That is the core message we are not having enough as a society. I feel deeply for those 10-15,000 people in our country who have Dravet Syndrome….but the millions and millions of people who lose their freedom, their jobs, their kids, and their standing in the community every year because of this war on personal choice and a safer alternative also deserve a voice in this.

People like Josh Stanley and his supposed band of Dudley Do-Right brothers do not help the matters either with their pathetic rhetoric where they go out of their way to make off color remarks stating:

“You can set the whole hippie population of Colorado loose on our plants and all you will have is a bunch of disappointed hippies.”

Yeah, asshole…..those hippies are the one who brought the issue to the forefront of the conversation so you could “get famous” for growing your medical only marijuana and disparaging the “hippie stoner potheads” on national television and in the press. Don’t forget it was “the hippies” who also have brought up some other meaningful issues like ending violent wars, genetically modifying foods, and taking care of the environment…or as you “I play a straight guy on TV” assholes say – climate change.

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Remember all those novel points? Earth Day and shit? So go on with your hippie bashing but do not be surprised if you get a size 11 Birkenstock sandal up your ass one day soon. I am not sure what your constant bashing of a culture that created the space that allows you to exist, but there is an old hippie named Dennis Peron you might want to go talk to about how cool hippies really are before you go off on your next tirade.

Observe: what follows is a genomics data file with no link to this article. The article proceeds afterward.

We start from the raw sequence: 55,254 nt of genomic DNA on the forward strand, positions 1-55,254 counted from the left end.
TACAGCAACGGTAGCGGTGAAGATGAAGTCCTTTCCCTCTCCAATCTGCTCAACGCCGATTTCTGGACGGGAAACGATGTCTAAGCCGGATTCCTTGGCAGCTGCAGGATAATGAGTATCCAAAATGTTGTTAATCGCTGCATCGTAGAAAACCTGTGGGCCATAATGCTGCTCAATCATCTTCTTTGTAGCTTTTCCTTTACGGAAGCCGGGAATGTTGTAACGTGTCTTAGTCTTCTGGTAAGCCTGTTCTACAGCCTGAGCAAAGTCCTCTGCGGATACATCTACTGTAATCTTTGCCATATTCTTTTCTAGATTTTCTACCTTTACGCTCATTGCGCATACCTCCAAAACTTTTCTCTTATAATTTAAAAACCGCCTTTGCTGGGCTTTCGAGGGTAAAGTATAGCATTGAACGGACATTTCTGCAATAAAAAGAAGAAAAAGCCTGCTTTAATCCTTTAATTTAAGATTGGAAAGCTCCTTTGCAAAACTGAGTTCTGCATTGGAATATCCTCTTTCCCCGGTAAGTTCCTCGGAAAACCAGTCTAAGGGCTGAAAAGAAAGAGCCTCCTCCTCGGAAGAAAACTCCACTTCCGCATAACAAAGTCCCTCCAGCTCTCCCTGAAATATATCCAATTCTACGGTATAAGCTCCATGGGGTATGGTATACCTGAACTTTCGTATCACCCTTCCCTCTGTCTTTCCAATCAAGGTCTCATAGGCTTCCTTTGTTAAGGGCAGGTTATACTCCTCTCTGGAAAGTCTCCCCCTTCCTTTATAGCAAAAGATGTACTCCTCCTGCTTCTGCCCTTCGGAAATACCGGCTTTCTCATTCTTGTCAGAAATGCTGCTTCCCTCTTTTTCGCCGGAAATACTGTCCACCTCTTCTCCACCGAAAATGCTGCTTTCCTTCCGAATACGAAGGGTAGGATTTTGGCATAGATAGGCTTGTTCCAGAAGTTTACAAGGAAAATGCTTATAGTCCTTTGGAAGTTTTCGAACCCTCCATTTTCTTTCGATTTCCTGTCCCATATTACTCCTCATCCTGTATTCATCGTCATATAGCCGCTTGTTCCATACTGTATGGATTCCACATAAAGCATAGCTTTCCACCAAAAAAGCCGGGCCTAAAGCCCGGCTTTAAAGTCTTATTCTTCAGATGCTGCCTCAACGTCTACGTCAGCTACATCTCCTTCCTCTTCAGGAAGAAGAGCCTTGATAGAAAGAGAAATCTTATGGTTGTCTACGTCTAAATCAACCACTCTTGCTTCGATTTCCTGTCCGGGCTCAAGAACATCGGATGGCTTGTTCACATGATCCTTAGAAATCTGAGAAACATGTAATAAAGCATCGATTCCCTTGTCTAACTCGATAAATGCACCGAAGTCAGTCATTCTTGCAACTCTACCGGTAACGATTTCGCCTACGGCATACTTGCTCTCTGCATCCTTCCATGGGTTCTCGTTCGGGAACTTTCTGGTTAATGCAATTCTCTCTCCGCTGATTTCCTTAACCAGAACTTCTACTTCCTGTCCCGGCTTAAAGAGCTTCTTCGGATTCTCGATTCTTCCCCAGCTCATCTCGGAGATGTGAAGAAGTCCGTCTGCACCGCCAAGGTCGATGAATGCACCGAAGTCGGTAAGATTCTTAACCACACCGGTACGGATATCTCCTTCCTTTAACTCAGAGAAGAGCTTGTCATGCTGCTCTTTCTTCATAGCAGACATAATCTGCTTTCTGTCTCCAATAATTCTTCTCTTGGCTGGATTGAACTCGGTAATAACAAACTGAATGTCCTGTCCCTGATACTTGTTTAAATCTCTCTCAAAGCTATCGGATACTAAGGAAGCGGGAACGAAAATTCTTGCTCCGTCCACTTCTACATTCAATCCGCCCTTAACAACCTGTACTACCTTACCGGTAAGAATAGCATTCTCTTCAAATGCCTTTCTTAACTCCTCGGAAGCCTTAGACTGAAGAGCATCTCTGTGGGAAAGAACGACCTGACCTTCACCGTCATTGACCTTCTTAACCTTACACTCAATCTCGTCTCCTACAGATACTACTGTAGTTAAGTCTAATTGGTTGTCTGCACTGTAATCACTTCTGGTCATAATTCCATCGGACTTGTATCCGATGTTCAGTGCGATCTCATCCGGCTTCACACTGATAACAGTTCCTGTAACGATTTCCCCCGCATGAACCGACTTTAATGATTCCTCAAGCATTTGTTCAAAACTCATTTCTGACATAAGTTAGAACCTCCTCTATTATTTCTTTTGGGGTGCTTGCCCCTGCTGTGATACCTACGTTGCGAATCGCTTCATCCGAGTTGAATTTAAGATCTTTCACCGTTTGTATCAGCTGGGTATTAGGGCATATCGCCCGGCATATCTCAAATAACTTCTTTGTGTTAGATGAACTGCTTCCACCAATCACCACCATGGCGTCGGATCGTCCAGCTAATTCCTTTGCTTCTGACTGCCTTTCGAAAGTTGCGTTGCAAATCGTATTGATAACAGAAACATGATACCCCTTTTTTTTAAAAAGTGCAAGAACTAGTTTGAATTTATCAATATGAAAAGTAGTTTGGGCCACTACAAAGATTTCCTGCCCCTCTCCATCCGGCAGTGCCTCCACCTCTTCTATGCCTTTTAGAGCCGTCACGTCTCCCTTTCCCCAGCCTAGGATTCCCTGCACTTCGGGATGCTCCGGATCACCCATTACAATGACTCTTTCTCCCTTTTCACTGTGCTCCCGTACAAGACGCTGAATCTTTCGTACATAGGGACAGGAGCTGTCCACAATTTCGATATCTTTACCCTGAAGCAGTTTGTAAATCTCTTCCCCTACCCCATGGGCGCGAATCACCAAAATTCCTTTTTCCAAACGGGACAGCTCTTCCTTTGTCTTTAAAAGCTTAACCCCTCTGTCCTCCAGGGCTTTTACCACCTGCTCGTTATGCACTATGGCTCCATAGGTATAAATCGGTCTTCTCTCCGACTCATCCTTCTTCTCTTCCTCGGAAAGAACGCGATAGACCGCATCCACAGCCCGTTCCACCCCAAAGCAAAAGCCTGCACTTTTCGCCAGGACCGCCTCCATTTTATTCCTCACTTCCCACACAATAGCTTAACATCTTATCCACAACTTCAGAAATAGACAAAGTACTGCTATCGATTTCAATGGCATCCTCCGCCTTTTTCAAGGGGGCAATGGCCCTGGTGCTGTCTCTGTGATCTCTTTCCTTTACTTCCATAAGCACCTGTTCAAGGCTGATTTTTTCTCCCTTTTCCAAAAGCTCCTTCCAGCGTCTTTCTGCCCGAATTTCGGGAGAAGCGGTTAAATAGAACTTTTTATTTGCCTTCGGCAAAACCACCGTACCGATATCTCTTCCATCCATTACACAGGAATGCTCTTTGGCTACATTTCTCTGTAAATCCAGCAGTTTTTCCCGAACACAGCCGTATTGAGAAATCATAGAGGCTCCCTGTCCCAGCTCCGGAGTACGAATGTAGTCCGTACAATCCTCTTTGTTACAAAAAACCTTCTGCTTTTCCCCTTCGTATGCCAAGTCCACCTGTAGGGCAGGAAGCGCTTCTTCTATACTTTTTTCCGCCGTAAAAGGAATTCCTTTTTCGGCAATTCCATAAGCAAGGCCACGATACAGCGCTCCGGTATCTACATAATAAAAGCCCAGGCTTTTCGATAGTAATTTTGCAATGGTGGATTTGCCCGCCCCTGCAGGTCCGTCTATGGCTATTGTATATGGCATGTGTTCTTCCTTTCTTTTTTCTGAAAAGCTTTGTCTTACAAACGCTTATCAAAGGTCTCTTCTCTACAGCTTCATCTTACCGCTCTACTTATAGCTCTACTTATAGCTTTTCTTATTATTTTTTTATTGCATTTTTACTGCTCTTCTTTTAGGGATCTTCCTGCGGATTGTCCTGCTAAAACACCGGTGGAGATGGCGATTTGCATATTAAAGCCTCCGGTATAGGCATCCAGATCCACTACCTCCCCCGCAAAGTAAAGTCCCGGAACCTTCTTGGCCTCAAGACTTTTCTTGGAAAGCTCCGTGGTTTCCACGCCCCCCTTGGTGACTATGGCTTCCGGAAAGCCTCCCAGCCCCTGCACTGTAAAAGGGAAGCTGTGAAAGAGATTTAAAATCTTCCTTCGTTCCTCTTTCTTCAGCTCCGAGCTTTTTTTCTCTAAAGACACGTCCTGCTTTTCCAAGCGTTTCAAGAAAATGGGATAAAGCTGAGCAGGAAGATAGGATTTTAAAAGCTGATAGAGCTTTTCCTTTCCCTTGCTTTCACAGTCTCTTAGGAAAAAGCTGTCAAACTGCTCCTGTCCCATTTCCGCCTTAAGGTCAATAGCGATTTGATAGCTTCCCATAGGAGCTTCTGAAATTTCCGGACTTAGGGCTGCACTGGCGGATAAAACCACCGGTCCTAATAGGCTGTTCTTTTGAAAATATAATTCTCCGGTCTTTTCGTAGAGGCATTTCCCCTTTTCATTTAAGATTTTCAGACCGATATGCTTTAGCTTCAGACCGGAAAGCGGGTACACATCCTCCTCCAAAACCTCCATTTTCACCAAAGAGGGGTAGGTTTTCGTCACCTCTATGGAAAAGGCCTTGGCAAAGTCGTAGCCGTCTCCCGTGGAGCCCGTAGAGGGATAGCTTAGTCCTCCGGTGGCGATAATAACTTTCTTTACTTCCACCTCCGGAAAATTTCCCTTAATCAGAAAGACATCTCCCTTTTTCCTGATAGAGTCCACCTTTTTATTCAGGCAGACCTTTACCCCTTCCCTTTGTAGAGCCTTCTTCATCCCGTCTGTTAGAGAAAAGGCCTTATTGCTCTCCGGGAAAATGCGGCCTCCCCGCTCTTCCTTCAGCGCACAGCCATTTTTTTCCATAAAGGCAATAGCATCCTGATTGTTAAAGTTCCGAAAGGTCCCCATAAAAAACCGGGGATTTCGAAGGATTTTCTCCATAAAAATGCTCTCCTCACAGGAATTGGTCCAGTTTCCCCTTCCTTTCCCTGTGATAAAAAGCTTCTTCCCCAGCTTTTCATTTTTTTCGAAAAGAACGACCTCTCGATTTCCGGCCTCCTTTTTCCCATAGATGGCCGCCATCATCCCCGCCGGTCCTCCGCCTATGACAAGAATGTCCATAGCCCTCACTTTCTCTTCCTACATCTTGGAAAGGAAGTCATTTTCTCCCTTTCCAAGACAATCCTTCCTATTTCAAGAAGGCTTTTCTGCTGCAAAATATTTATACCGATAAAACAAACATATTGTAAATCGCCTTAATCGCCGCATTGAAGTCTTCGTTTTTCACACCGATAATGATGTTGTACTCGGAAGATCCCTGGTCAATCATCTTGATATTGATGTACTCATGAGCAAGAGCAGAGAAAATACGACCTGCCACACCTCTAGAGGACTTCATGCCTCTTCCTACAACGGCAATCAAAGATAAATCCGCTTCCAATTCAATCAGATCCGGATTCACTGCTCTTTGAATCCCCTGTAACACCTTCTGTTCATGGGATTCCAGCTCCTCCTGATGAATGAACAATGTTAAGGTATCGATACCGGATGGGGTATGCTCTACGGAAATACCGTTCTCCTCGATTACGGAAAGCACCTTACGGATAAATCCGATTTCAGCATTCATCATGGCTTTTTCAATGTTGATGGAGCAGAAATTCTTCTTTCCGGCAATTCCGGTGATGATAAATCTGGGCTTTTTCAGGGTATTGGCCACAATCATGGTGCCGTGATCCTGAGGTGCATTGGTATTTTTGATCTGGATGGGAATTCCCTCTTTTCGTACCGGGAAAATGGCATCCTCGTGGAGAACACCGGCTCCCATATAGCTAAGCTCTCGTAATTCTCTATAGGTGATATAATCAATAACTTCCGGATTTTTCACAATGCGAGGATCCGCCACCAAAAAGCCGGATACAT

The Stanleys are up to something for sure. They are actively providing CBD only templates for legislation to lawmakers in many states that will certainly give them a competitive advantage in the marketplace. they are positioning themselves as the “go-to” saviors, complete with the “we are good Christians so you can trust us” bullshit rhetoric.

There is a lot of strange cloak and dagger movement in that camp. The word on the street is that they are now offering their Charlotte’s Web genetics for a measly $100,000. They also seem to be pretty closely in bed with people well-known in Big Pharma circles.

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That is an email from Wisconsin showing them getting the “template from Realm of Caring” for the CBD only legislation being proposed there. I think the Stanley’s willingness to throw cannabis users under the bus with their hyperbolic bullshit is disgusting. These clowns just got off the boat, changed their clothes from the parking lot at the dead show, refound Jesus, and now want to position themselves as the leading researchers in cannabis medicines in the United States? Spare me.

You guys are gross. What you are is star struck and money hungry.

The Stanley’s admit they cannot meet demand, yet they will not give the strain to parents in need to grow for themselves….unless they have $100k per plant apparently. They are hoping to capitalize off of their fortunate notoriety and probably sell their operation to one of the big pharma behemoths lurking around the corner (if they haven’t already). \

I did love that their employee had his rasta colored bong and was dabbing on the segment. LOL. So strange. Fucking hippie.

I think the Stanley Brothers are gross and I hope they get fucked over by their new corporate overlords. I think they have done some decent stuff over time, but it is clear they have sold way the fuck out and are not coming back anytime soon.

Beyond the fact that the episode shaped up to be a commercial for the rescheduling of cannabis and the ultimate turnover of the industry to big pharma for the medical side- and the reality that people who think they have “medical cannabis” now are in for a pretty rude awakening- I thought the program made a lot of great points.

I think it made points that are long overdue, and I also think it fell short of the real message…being that cannabis prohibition is evil and immoral, regardless of its intended use.

I believe that the story given by Brian and Meghan Wilson about their daughter was incredible and opened the hearts and minds of millions of people….and I cherish them for that.